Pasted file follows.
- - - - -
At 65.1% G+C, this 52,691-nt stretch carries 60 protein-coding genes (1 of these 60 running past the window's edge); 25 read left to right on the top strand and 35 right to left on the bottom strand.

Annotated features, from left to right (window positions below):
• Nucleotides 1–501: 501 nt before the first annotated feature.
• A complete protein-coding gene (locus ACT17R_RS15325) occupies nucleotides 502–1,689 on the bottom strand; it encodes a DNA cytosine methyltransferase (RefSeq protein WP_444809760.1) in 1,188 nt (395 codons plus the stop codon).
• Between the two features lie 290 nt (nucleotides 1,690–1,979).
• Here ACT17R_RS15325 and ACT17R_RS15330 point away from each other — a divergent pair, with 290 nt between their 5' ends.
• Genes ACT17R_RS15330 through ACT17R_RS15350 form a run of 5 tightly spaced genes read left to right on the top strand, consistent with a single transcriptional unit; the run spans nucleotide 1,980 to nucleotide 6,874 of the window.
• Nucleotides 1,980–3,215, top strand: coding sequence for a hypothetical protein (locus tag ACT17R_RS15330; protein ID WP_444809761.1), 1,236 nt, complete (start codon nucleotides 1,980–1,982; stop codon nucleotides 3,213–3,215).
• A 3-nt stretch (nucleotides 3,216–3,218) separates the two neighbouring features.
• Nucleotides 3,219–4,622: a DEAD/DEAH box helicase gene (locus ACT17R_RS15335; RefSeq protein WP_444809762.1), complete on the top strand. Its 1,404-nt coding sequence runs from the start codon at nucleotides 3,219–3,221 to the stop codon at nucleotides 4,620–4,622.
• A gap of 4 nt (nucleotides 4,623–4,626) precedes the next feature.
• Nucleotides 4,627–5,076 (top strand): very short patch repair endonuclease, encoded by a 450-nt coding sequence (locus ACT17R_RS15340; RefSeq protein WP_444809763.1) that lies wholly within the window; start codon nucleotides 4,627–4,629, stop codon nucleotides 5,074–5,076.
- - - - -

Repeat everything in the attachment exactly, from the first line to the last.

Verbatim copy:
At 65.1% G+C, this 52,691-nt stretch carries 60 protein-coding genes (1 of these 60 running past the window's edge); 25 read left to right on the top strand and 35 right to left on the bottom strand.

Annotated features, from left to right (window positions below):
• Nucleotides 1–501: 501 nt before the first annotated feature.
• A complete protein-coding gene (locus ACT17R_RS15325) occupies nucleotides 502–1,689 on the bottom strand; it encodes a DNA cytosine methyltransferase (RefSeq protein WP_444809760.1) in 1,188 nt (395 codons plus the stop codon).
• Between the two features lie 290 nt (nucleotides 1,690–1,979).
• Here ACT17R_RS15325 and ACT17R_RS15330 point away from each other — a divergent pair, with 290 nt between their 5' ends.
• Genes ACT17R_RS15330 through ACT17R_RS15350 form a run of 5 tightly spaced genes read left to right on the top strand, consistent with a single transcriptional unit; the run spans nucleotide 1,980 to nucleotide 6,874 of the window.
• Nucleotides 1,980–3,215, top strand: coding sequence for a hypothetical protein (locus tag ACT17R_RS15330; protein ID WP_444809761.1), 1,236 nt, complete (start codon nucleotides 1,980–1,982; stop codon nucleotides 3,213–3,215).
• A 3-nt stretch (nucleotides 3,216–3,218) separates the two neighbouring features.
• Nucleotides 3,219–4,622: a DEAD/DEAH box helicase gene (locus ACT17R_RS15335; RefSeq protein WP_444809762.1), complete on the top strand. Its 1,404-nt coding sequence runs from the start codon at nucleotides 3,219–3,221 to the stop codon at nucleotides 4,620–4,622.
• A gap of 4 nt (nucleotides 4,623–4,626) precedes the next feature.
• Nucleotides 4,627–5,076 (top strand): very short patch repair endonuclease, encoded by a 450-nt coding sequence (locus ACT17R_RS15340; RefSeq protein WP_444809763.1) that lies wholly within the window; start codon nucleotides 4,627–4,629, stop codon nucleotides 5,074–5,076.